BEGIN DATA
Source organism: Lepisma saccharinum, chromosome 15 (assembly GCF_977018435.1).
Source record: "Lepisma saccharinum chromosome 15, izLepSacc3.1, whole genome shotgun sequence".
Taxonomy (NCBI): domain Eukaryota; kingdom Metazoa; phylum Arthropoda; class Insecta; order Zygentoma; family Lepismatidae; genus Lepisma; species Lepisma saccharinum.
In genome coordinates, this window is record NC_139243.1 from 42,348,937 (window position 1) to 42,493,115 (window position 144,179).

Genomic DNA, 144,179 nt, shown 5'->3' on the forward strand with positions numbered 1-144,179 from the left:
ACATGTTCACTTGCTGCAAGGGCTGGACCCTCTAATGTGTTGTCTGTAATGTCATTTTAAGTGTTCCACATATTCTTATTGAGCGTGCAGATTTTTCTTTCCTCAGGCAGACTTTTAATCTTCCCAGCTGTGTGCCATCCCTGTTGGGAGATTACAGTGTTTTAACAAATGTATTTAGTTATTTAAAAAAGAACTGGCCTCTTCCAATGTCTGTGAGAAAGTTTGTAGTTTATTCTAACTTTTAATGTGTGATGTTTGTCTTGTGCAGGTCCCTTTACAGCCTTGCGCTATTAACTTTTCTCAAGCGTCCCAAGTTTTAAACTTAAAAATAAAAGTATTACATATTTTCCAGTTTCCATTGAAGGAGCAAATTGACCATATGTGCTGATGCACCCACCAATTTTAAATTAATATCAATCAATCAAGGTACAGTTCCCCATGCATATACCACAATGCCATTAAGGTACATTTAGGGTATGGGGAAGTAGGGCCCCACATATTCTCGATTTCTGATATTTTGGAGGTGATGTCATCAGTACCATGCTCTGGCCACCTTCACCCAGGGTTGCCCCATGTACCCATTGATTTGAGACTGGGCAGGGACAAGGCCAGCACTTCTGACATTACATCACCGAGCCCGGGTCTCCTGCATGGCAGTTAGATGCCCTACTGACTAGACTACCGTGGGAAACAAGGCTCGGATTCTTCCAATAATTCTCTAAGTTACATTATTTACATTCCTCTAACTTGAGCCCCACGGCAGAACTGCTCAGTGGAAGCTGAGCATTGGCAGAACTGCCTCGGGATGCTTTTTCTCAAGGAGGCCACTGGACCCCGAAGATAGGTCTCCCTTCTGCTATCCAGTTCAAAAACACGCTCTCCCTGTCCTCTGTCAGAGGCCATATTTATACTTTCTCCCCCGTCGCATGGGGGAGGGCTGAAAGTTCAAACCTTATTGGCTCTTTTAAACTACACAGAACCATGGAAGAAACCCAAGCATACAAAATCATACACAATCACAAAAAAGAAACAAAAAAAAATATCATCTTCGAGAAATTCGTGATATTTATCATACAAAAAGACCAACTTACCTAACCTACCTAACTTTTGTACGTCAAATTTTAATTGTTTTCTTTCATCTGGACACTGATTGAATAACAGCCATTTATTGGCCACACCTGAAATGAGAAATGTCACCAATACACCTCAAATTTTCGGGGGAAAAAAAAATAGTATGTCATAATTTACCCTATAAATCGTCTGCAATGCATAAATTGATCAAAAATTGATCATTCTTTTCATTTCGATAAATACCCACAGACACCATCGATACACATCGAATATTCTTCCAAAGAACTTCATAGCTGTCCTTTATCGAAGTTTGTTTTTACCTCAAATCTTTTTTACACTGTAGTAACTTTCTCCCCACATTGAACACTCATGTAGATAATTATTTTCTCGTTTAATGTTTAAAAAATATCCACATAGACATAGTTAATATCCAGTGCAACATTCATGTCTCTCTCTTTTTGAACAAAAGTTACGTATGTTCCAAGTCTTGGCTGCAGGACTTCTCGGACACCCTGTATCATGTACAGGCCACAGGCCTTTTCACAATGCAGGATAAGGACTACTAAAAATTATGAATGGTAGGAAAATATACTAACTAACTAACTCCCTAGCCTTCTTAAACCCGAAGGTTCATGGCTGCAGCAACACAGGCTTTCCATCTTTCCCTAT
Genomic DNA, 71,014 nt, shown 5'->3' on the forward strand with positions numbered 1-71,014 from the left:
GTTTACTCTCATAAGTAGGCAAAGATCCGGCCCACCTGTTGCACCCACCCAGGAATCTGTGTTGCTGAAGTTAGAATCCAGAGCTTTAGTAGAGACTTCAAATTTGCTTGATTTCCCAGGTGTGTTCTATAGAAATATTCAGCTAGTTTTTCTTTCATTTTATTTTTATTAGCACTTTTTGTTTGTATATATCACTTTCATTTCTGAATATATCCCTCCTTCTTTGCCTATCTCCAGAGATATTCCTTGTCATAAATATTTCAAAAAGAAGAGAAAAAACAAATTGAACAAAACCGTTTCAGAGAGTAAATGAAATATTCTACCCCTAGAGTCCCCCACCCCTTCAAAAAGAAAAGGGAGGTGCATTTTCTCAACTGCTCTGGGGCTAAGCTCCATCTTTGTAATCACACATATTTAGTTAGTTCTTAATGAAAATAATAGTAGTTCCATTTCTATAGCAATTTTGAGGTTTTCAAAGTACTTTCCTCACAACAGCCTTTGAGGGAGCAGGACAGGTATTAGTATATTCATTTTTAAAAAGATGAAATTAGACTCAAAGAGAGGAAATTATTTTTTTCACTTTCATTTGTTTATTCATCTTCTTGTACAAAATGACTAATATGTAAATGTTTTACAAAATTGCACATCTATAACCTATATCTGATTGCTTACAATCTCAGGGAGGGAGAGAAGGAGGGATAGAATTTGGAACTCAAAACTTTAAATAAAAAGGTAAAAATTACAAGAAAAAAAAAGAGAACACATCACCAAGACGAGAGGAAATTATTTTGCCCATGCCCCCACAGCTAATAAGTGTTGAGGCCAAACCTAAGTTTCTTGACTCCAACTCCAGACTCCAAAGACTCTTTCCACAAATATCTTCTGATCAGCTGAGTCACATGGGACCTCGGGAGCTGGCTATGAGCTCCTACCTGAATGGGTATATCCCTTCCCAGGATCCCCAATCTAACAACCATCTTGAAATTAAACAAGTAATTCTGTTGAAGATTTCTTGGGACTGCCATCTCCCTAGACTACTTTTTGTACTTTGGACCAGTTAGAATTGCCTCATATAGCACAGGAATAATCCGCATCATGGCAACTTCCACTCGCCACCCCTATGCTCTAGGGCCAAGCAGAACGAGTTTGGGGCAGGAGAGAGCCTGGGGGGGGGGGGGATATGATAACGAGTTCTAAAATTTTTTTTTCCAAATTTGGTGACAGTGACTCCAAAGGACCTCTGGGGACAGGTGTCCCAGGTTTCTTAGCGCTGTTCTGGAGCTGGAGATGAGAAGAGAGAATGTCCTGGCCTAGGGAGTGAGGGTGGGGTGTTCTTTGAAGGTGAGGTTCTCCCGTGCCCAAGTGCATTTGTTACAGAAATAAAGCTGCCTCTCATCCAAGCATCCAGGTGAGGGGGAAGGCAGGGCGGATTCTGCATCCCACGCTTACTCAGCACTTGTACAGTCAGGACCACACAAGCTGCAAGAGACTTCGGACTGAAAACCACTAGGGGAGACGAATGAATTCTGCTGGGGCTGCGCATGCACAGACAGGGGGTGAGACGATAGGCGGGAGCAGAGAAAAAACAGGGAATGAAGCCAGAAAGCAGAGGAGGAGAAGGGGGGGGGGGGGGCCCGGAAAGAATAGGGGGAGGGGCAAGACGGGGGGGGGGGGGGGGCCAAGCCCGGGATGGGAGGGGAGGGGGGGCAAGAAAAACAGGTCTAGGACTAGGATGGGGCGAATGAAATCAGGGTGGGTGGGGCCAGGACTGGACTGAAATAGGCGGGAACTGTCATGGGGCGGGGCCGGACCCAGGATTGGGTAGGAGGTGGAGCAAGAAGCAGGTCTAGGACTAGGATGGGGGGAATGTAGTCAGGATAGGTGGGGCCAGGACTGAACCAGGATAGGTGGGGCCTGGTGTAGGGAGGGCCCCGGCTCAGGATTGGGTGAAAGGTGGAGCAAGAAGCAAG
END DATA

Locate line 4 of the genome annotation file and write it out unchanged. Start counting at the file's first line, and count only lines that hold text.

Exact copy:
In genome coordinates, this window is record NC_139243.1 from 42,348,937 (window position 1) to 42,493,115 (window position 144,179).